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Rare earth element enrichment in coal and coal-adjacent strata of the Uinta Region, Utah and Colorado

  • Coe, Haley H.1
  • Birgenheier, Lauren P.1
  • Fernandez, Diego P.1
  • Gall, Ryan D.2
  • Vanden Berg, Michael D.2
  • Giebel, Andrew3
  • 1 University of Utah, Salt Lake City, UT , (United States)
  • 2 Utah Geological Survey, Salt Lake City, UT , (United States)
  • 3 Colorado Geological Survey, Golden, CO , (United States)
Published Article
Frontiers in Earth Science
Frontiers Media S.A.
Publication Date
Apr 26, 2024
DOI: 10.3389/feart.2024.1381152
  • Earth Science
  • Original Research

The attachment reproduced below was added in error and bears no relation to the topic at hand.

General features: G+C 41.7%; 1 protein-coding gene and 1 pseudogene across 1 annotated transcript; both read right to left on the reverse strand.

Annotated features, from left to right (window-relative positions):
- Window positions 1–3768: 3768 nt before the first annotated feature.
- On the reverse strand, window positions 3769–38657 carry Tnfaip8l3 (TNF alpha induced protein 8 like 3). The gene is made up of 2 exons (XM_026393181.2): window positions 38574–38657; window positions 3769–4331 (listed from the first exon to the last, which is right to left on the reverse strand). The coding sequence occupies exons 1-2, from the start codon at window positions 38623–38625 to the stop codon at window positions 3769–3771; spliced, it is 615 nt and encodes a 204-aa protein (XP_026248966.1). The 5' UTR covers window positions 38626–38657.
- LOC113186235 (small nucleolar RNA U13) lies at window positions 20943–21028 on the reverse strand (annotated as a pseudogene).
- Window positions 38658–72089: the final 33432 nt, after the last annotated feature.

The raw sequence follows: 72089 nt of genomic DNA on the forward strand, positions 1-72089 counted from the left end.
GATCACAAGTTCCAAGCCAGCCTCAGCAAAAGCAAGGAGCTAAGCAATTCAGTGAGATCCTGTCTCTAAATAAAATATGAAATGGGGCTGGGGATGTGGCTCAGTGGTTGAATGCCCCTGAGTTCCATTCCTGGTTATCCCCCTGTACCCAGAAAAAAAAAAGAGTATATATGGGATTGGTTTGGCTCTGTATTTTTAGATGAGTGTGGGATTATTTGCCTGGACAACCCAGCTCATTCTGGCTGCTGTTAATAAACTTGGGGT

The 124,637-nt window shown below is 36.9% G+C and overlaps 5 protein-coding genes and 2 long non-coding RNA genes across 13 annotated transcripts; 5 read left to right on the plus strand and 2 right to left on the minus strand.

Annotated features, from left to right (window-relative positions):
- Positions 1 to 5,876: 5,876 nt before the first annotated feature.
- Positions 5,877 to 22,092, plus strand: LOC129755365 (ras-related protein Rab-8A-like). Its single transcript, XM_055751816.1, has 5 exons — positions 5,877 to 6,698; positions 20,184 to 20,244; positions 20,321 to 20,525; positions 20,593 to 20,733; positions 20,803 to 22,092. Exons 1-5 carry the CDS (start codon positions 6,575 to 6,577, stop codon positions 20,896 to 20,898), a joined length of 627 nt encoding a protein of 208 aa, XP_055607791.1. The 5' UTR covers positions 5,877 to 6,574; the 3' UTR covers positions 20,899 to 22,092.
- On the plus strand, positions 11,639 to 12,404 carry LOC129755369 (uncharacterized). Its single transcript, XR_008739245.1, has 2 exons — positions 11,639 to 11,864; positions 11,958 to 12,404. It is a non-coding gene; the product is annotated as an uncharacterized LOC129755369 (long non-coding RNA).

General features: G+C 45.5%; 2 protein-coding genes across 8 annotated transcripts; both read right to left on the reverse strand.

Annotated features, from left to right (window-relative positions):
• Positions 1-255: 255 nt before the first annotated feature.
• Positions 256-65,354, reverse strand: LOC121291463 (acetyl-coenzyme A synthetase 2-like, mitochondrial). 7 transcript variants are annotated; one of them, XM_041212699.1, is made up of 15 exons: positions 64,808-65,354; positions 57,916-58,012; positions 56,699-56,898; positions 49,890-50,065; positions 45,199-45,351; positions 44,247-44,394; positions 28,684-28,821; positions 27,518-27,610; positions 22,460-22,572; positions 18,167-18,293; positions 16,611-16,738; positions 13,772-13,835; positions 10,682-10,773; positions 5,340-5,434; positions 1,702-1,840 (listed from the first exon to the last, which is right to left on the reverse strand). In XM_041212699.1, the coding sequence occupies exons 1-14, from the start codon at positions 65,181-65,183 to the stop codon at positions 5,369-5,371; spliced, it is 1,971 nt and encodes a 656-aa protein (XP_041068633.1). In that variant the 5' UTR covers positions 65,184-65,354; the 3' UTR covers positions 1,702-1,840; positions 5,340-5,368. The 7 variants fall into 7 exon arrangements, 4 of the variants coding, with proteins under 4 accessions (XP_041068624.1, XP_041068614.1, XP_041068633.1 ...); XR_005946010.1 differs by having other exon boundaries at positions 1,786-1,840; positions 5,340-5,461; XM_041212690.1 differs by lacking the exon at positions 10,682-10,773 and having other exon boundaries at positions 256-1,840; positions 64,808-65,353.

This study aims to quantify rare earth element enrichment within coal and coal-adjacent strata in the Uinta Region of central Utah and western Colorado. Rare earth elements are a subset of critical minerals as defined by the U.S. Geological Survey. These elements are used for a wide variety of applications, including renewable energy technology in the transition toward carbon-neutral energy. While rare earth element enrichment has been associated with Appalachian coals, there has been a more limited evaluation of western U.S. coals. Here, samples from six active mines, four idle/historical mines, four mine waste piles, and seven stratigraphically complete cores within the Uinta Region were geochemically evaluated using portable X-ray fluorescence (n = 3,113) and inductively coupled plasma-mass spectrometry (n = 145) elemental analytical methods. Results suggest that 24%–45% of stratigraphically coal-adjacent carbonaceous shale and siltstone units show rare earth element enrichment (>200 ppm), as do 100% of sampled igneous material. A small subset (5%–8%) of coal samples display rare earth element enrichment, specifically in cases containing volcanic ash. This study proposes two multi-step depositional and diagenetic models to explain the enrichment process, requiring the emplacement and mobilization of rare earth element source material due to hydrothermal and other external influences. Historical geochemical evaluations of Uinta Region coal and coal-adjacent data are sparse, emphasizing the statistical significance of this research. These results support the utilization of active mines and coal processing waste piles for the future of domestic rare earth element extraction, offering economic and environmental solutions to pressing global demands.

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